We know shelves are empty. We know toilet paper has been hard to find. Yet no brand and no media was advising that we stock on groceries or toilet paper. We have watched people continue to justify going out because others are doing so.

Psychologically, we know that we often put more stake in human words than we do in brand words. If the response of consumers and shifted behaviors has caused panic, we can tap into the same influence to establish calm and continue to stimulate our economy to our best abilities.

What this means: There is a different perspective of the consumer when they see “advice” from a brand vs. advice from another human – with the latter being more impactful and trusted. Now more than ever, we need to consider using influential voices to keep the economy strong and restore from panic.


8. We will likely see delay rather than a halt.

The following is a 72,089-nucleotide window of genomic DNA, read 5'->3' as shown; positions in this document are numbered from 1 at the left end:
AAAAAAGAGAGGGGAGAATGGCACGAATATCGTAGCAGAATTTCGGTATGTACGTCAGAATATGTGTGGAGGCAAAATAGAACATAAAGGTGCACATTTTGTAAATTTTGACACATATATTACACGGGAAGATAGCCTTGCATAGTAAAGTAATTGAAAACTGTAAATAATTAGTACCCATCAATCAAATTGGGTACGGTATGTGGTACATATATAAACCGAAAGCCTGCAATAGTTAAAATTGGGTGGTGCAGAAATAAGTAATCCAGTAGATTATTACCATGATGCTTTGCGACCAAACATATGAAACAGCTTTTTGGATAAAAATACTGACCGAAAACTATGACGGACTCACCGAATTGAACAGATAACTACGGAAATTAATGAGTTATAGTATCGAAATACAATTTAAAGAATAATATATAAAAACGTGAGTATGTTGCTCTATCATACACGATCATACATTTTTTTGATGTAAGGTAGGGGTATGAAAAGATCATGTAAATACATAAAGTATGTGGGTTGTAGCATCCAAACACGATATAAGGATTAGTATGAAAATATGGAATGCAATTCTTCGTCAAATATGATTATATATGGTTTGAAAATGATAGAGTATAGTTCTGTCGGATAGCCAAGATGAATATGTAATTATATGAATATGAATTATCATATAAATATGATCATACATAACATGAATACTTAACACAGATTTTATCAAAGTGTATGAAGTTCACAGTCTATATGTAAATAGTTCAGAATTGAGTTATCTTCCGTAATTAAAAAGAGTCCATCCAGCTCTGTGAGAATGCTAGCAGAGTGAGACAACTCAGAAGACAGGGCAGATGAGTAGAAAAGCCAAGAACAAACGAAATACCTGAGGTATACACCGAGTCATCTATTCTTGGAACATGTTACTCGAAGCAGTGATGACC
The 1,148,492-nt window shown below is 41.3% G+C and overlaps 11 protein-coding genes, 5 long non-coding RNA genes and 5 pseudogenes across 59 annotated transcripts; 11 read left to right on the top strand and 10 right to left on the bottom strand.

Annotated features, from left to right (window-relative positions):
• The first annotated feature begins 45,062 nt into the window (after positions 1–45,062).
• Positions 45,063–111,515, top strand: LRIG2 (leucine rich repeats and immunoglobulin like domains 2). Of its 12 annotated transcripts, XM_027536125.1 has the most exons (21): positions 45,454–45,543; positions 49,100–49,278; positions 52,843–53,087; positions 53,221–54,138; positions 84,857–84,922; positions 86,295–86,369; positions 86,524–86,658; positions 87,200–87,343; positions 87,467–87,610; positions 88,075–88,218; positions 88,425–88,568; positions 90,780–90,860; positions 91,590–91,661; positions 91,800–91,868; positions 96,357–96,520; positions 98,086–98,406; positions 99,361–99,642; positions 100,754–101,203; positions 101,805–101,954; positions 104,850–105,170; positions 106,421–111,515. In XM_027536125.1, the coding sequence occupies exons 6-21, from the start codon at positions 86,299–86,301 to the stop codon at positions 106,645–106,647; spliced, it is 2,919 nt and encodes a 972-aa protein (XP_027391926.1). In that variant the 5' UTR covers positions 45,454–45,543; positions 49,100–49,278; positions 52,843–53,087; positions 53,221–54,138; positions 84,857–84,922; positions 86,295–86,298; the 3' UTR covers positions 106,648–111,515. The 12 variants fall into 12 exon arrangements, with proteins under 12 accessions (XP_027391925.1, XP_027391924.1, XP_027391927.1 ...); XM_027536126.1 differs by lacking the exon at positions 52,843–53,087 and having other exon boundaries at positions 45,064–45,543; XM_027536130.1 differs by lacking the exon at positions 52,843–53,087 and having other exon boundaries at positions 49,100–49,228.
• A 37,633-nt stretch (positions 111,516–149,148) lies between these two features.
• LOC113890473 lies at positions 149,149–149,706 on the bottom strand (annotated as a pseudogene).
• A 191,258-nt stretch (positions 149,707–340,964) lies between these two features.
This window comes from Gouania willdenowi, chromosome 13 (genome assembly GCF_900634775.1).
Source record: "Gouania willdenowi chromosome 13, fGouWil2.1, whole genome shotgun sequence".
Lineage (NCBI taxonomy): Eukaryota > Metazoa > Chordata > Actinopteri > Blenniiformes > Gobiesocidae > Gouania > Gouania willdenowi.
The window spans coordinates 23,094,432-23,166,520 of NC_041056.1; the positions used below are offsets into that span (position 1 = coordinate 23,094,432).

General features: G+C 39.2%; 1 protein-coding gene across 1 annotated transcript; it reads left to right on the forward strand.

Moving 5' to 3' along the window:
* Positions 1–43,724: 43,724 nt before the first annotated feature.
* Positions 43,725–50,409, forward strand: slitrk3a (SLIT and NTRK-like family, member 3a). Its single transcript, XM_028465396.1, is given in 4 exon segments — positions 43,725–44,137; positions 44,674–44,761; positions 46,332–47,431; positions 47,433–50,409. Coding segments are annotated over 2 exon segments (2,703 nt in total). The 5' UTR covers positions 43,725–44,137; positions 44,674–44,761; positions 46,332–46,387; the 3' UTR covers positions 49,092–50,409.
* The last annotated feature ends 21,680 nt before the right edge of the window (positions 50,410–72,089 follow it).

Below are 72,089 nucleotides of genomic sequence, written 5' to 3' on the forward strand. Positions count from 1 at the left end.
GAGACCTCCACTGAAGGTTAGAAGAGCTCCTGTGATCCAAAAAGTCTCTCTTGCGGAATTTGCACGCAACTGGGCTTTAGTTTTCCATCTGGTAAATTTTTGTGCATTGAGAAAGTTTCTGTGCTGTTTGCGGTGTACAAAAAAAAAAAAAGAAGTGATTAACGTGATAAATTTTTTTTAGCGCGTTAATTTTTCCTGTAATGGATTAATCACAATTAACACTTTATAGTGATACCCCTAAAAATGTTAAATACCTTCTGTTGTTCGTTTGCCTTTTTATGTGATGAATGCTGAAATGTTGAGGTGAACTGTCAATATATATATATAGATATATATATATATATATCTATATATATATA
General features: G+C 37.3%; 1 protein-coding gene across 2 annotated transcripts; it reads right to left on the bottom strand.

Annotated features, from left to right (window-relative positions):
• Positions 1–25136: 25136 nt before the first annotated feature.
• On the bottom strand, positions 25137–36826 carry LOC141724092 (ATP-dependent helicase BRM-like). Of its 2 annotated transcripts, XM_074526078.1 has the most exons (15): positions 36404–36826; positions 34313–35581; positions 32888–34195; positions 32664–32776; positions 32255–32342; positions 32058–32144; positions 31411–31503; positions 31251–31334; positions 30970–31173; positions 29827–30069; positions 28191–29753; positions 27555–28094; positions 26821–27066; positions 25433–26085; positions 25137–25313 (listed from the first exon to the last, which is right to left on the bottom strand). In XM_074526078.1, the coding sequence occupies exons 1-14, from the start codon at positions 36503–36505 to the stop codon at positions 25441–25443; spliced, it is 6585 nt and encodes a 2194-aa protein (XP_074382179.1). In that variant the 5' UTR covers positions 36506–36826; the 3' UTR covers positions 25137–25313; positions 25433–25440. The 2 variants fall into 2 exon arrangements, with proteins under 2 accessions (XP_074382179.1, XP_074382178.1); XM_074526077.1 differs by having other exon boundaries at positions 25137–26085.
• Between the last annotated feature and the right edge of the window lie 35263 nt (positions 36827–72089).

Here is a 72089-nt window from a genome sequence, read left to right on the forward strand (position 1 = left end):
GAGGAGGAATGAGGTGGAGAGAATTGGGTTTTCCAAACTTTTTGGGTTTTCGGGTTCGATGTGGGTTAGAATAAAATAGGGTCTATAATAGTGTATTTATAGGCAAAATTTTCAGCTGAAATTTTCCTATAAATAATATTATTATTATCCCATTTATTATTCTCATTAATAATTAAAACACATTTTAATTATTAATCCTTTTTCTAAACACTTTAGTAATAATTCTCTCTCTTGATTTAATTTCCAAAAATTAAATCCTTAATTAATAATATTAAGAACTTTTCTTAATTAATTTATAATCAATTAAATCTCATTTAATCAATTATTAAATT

We can take this cue from the travel industry. It’s not a matter of “if” at this point for many consumers – it’s a matter of when. With many airlines waiving change fees, offering full or even partial refunds on hotel or bookings – we have seen many influencers and consumers reference delays to plans rather than cancellations – meaning industries that were “delayed” will likely see a boom when this is (again inevitably) over. Meaning, consumers are still using their time to purchase and share items for upcoming trips and celebrations.

What this means: Consider that if you are promoting yourself to stay relevant during this time it will benefit you in the longterm and an increase in activity will likely come as a result of quarantine restrictions. People often don’t forget what they see – especially at times where competition may be lower if certain industries are logistically refrained from being able to market services (like hospitality).

We want to be careful to draw a distinction between exploitation and helpfulness. We want to assure we are not turning a blind eye to what is going on – instead, we should be stepping in with influencers as our partners to create and keep spirits high.


Final Thoughts

As marketers we do have a say and control over the conversation around our brands – how will your brand shift this in a more positive direction?